“May you lose all your teeth, except for one and may it ache” is a Yiddish curse. Notice no need for vulgarity, only a wince-inducing image. In Hebrew, and Yiddish by extension, there is an absence of vulgar words. For instance, in Yiddish the male reproductive organ is described with a euphemism that translates as “jewel.” In modern colloquial Hebrew, vulgar words for cursing are borrowed from other languages, particularly from Russian and Arabic. And yet, cursing abounds in the Bible (see Leviticus 26 and Deuteronomy 28) and defines Psalm 109.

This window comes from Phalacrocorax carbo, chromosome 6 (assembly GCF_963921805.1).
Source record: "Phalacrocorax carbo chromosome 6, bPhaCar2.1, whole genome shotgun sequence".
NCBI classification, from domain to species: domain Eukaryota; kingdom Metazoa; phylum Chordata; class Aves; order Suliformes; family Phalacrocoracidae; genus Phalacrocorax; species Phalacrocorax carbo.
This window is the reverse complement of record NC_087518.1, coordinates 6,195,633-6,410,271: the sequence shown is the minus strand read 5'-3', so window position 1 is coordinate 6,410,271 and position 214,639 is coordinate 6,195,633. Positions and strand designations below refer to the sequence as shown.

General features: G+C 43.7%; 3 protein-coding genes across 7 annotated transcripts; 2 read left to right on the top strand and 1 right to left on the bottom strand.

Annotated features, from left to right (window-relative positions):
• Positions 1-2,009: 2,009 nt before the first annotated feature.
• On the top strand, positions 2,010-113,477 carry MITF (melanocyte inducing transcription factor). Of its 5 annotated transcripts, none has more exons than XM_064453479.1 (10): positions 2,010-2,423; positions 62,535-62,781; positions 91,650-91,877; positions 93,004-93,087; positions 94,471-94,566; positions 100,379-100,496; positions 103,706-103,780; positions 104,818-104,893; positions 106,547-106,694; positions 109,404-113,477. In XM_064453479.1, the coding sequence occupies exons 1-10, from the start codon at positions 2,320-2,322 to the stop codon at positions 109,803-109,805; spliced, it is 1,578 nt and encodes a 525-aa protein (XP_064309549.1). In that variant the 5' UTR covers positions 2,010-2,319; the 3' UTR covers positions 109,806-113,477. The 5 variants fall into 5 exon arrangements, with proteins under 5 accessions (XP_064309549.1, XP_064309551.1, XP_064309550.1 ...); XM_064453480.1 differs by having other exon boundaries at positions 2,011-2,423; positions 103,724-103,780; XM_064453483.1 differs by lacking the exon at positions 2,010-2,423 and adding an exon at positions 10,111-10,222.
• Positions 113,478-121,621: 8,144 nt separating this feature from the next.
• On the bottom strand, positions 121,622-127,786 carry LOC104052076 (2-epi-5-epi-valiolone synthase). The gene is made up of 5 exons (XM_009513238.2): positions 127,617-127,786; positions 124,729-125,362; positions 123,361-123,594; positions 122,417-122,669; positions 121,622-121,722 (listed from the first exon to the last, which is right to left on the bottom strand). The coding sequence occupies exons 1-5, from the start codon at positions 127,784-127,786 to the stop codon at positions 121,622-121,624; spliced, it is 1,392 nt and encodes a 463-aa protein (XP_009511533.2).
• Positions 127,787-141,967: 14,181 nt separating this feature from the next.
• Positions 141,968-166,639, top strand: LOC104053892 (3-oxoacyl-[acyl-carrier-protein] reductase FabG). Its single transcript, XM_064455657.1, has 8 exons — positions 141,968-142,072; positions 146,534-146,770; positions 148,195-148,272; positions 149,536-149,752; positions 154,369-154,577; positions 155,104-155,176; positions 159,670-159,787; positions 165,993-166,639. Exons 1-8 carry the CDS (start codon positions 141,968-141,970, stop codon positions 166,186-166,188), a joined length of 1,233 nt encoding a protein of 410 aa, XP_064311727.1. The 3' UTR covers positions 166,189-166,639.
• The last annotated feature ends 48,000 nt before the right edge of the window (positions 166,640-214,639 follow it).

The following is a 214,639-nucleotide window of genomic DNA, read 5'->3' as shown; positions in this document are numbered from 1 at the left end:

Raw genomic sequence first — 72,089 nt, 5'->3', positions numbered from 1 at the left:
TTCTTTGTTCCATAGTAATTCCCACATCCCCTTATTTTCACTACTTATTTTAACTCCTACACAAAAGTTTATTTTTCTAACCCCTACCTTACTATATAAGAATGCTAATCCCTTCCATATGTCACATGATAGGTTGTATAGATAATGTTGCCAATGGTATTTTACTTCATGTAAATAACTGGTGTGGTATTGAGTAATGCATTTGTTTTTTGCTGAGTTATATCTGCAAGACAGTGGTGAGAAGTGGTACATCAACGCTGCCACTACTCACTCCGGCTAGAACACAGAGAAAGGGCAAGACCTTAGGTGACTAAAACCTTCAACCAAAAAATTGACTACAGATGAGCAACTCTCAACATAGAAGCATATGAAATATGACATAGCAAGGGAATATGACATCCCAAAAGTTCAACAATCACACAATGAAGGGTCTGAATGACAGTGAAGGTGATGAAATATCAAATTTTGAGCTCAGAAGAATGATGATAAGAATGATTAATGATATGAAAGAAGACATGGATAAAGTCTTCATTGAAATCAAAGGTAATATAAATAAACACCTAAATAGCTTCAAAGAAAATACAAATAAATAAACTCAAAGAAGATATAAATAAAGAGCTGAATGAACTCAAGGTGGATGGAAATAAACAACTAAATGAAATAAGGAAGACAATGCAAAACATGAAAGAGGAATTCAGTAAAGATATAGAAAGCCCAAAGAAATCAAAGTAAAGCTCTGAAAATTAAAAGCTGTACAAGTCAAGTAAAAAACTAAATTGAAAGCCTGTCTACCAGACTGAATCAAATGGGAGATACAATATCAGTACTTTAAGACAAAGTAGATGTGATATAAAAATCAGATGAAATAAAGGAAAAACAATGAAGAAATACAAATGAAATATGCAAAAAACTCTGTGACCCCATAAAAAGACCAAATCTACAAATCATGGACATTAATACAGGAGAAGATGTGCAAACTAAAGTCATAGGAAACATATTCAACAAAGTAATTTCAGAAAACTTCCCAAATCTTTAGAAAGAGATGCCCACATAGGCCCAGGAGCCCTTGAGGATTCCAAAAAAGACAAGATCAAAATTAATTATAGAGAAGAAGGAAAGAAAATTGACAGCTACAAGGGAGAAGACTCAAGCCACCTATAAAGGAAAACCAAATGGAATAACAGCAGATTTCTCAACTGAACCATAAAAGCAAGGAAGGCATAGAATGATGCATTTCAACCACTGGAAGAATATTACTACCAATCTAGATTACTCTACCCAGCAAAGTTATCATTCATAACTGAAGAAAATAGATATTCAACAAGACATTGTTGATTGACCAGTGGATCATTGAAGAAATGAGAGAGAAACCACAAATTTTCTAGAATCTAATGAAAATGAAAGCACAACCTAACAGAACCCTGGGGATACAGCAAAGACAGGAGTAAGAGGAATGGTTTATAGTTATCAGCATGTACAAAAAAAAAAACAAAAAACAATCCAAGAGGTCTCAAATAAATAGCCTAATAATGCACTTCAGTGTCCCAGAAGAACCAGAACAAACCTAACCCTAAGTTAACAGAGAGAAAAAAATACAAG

Some examples of curses from Psalm 109: “May his children wander aimlessly and beg and scavenge amidst ruins; may the creditor seize all that he has and may strangers plunder his assets; may no one extend to him kindness and no one be gracious to his orphans” (verses 10-12). Jewish commentators are bothered by the focus not just on the foe, but on his children. Some say that the words are just repeating the curses of the foe back at him, for which the Psalm also has evidence.
This morning’s Psalm is dedicated to Rabbi Michael Beals, Tustin High grad and rabbi of Wilmington, DE.